Originally published in the Toronto Sun on January 27th, 2011. To go to the Toronto Sun website please click here
OTTAWA – The feds are set to unveil $8.6 million for Alzheimer’s research, QMI Agency has learned.
Health Minister Leona Aglukkaq will announce the funding Friday in Toronto along with the Canadian Institutes of Health Research, which will distribute the cash among 44 research projects.
The money comes as the first set of baby boomers – the generation born after WWII ended – turn 65 this year. The risk of developing Alzheimer’s doubles every five years after 65.
About 500,000 Canadians have Alzheimer’s or other forms of dementia. The Alzheimer Society of Canada expects that number to double in the next 20 to 25 years as baby boomers age.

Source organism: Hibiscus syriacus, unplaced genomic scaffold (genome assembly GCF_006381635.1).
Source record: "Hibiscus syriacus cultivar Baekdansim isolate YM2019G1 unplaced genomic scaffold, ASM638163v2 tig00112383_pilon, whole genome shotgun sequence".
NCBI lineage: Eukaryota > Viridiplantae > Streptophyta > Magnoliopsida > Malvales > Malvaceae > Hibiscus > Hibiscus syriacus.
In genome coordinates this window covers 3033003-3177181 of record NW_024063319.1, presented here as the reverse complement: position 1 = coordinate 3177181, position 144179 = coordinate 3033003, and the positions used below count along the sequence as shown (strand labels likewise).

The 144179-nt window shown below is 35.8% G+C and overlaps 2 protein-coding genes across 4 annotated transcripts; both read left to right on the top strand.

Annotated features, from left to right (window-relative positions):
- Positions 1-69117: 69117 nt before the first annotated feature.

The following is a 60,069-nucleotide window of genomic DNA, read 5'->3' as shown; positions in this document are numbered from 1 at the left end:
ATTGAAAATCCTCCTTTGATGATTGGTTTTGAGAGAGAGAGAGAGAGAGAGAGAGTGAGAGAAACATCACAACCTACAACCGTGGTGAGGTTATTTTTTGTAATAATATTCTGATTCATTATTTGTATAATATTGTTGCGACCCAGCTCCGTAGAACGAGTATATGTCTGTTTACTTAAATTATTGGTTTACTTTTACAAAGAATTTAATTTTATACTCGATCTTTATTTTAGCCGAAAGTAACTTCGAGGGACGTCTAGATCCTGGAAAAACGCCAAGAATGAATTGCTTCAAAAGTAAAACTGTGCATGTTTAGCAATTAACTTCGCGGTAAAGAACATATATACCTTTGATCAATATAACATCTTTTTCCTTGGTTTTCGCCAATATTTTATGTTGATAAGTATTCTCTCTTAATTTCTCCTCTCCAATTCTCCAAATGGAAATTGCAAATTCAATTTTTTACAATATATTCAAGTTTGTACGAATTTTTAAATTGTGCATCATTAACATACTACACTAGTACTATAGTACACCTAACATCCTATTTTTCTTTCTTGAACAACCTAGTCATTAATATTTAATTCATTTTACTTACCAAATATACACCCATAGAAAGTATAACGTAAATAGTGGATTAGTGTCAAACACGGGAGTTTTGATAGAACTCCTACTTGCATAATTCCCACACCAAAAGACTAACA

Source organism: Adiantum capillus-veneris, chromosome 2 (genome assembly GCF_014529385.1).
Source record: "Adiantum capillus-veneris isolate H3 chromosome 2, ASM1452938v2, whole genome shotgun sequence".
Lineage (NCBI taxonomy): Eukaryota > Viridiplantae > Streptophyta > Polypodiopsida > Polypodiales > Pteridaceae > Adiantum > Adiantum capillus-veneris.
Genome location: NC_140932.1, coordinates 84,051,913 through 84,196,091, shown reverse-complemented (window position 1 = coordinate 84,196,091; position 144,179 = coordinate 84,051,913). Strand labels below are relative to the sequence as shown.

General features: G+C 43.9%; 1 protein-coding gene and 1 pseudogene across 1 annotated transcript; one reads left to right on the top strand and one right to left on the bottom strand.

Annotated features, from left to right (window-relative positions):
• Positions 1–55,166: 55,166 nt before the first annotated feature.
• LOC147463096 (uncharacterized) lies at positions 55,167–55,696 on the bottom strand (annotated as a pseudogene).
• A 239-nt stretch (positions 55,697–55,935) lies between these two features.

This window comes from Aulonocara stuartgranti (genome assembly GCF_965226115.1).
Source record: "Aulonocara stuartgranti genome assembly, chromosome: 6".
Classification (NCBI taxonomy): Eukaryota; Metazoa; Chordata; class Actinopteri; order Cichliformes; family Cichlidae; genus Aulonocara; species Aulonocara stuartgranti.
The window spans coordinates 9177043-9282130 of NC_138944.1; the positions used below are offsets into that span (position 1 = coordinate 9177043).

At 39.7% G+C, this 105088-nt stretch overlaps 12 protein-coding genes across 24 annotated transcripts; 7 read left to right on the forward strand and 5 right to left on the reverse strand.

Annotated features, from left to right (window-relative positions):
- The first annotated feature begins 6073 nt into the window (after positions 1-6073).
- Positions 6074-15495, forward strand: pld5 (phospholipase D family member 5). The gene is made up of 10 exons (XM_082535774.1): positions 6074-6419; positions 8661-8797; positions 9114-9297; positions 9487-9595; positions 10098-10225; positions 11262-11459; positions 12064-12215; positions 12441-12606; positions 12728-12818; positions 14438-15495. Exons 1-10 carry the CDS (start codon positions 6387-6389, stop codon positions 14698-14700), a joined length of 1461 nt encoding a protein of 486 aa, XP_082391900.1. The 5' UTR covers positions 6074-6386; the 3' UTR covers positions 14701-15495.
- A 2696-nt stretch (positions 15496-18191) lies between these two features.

A spokeswoman for CARP, a group that represents retired Canadians, says the money is a step in the right direction.
“There’s a real need for more research into the causes and prevention of Alzheimer’s,” Susan Eng said.
“But the answers from that research will yet come … we want to see actual government action now and money spent on current service delivery that will actually help families today who are coping.”
She’d like to see a national strategy for dealing with dementia.
An Alzheimer Society online survey released this month showed almost a quarter of boomers don’t know the early signs of the disease.
Keywords: mental impairment